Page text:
Of Hidradenitis Suppurativa

Like many other aspects of hidradenitis suppurativa (HS), its heritability has received little at-

Contents tention for many years. References to it were made by Brunsting in 1952 in his description of

10.1 Clinical Genetics the follicular occlusion triad - acne conglobata, of Hidradenitis Suppurativa 70 dissecting cellulitis of the scalp, and hidradeni-

10.2 Genodermatoses 74 tis suppurativa [10]. As late as 1968 Knaysi re-

10.3 Methods for Identifying Disease Genes . .. 74 ported rather dismissively that only 3 O^ Of 18

questioned patients had described a positive

10.4 Genetic Markers 74 ? , . , r., 4. r-^i a family history of the disease [36]. A case report

10.5 Positional Cloning of familial occurrence of HS in association with ofDominantlyInheritedDiseaseGenes ..75 acne conglobata was published by Gold and

10.6 Genome-Wide Linkage Analysis Delaney in 1974 [22]. A structured investigation inFamilialHS 77 of the genetic basis of HS was not carried out

10.7 Linkage of Hidradenitis Suppurativa until Fitzsimmons et al. published their series of to 6q25.2 78 HS families in 1984 and expanded this in 1985.

10.8 Identification of a Second HS Locus In these studies an autosomal dominant pattern to Chromosome 19 79 of inheritance was postulated for a proposed familial variant of HS [18-20]. Fitzsimmons' research analysed 23 families of probands with HS and found evidence in favour of a singlegene Mendelian inheritance in 11 of these. Their study acknowledged lacking conclusive proof of such heritability and the existence of some inconsistencies. They only ascertained the disease in 34% of first-degree relatives of HS sufferers and found a predominance of females in their group of HS sufferers by a ratio of 2:1. They also struggled to explain the marked heterogeneity of the recorded pedigrees. Assuming incomplete ascertainment, variable disease penetrance and negative recall and reporting biases from some patients, they nonetheless felt that HS was likely to be a dominantly inherited single-gene disorder. Cautiously, though, they recommended a periodic re-examination of the investigated families [18-20].

Such a re-examination was carried out in 1998, when von der Werth et al. proposed a detailed disease definition for HS and used this as a base for a review of the Fitzsimmons families 15 years after the initial study [61]. The definition used for the purpose of this study was:

"To be classified as a case of hidradenitis sup-purativa a person must have either:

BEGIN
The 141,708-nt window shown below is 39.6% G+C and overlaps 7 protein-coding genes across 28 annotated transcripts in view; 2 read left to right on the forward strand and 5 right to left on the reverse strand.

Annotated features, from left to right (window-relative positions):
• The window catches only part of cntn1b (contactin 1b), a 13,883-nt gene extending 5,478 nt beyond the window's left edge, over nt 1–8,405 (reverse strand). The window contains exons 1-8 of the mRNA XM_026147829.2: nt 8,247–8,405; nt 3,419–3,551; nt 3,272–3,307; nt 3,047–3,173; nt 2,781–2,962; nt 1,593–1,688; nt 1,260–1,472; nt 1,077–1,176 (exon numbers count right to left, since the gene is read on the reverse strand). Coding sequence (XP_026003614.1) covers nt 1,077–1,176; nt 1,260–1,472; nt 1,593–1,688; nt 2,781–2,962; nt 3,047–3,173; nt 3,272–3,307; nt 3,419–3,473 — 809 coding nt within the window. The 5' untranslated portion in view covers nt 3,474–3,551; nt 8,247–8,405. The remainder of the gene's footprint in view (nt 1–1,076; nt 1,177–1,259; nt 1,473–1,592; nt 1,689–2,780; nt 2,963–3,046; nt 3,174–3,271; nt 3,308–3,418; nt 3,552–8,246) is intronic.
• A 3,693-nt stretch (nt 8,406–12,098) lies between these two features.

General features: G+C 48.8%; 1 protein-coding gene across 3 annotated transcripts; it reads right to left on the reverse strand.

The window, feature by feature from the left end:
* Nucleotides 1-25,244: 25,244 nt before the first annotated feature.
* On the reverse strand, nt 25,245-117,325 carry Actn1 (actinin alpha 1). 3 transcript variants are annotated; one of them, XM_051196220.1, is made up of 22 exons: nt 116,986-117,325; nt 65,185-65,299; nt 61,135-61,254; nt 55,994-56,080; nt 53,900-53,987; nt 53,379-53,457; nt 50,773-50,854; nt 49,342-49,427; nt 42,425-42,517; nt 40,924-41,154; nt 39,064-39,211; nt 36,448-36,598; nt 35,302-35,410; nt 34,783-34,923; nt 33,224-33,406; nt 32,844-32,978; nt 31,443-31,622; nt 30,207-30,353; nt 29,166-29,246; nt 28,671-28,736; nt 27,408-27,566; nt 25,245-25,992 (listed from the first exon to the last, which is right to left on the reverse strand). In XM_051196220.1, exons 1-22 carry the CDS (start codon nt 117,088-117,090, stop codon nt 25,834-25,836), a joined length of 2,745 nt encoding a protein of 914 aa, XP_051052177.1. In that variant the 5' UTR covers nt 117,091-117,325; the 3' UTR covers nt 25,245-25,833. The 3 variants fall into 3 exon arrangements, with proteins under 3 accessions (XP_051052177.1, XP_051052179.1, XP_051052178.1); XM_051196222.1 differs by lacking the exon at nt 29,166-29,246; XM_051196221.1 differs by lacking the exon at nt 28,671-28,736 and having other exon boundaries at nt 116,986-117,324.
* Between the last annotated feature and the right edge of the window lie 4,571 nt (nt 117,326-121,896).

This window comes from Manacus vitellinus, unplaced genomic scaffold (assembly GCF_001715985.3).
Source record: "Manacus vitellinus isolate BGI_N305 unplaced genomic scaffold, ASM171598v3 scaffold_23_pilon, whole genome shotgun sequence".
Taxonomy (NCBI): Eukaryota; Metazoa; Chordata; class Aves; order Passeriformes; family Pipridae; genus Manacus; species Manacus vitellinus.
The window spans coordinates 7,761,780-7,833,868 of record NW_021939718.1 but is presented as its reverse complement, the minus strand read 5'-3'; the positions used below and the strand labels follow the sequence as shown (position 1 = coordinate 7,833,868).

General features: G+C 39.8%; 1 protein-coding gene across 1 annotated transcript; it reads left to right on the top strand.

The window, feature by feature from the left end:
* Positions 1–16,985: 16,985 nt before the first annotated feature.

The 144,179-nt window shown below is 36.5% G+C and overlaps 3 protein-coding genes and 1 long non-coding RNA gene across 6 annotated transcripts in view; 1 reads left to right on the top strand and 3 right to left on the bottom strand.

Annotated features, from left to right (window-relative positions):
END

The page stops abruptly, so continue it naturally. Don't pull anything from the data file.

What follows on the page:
Active 1 or more primary lesion(s) disease: in a designated site plus a history of 3 or more discharging or painful lumps (unspecified) in designated sites since the age of 10

Inactive a history of 5 or more discharging disease: or painful lumps (unspecified) in designated sites since the age of 10 in the absence of current primary lesions."

"Primary lesions" had been defined as:

1. Painful and /or tender erythematous papules (<1 cm in diameter)

2. Painful and/or tender erythematous nodules (>1 cm in diameter)

3. Painful and/or tender abscesses (= inflamed, discharging papule or nodule)

4. Painful and/or tender dermal contractures (= rope-like elevation of skin)

5. Double-ended comedones.

"Designated sites" were chosen in accordance with the two areas most frequently affected by HS, namely axillae and groin.

They reviewed 14 surviving probands and their families. Seven of these probands had previously been noted to have a positive family history whereas the others had been classified as having a negative or possible family history (Fig. 10.1 a,b). In all, 132 family members were assessed for their respective disease status. Participants were initially contacted by telephone or letter, and those who acknowledged a history of at least one previous boil were invited for a personal examination and interview. Only personally examined individuals could be classified as a case.

In total, 28 relatives with HS were detected, and 27 of these were in the group previously labelled family history positive. Nine of these cases had not been detected in the previous study and in at least seven of these the disease had developed after the previous study had been conducted. Only twice did their disease criteria fail to confirm cases that had been labelled as HS in the previous study. Both times they classified the patients as "possibly affected". A further 16 relatives were judged to be possibly affected. In the group with positive family history they found 10 affected and 9 possibly affected individuals amongst 37 surviving first-degree relatives of HS sufferers [61].

The findings in this study supported the concept of a familial form of HS with autosomal dominant inheritance. An insufficiently sensitive disease definition, a variable degree of gene penetrance and possibly a hormonal influence on gene expression were considered as explanations for the reduced risk to first-degree relatives, which falls short of the expected Mende-lian value of 50%. The study was felt to be sufficiently convincing to commence the search for the proposed molecular defect behind this condition [61].

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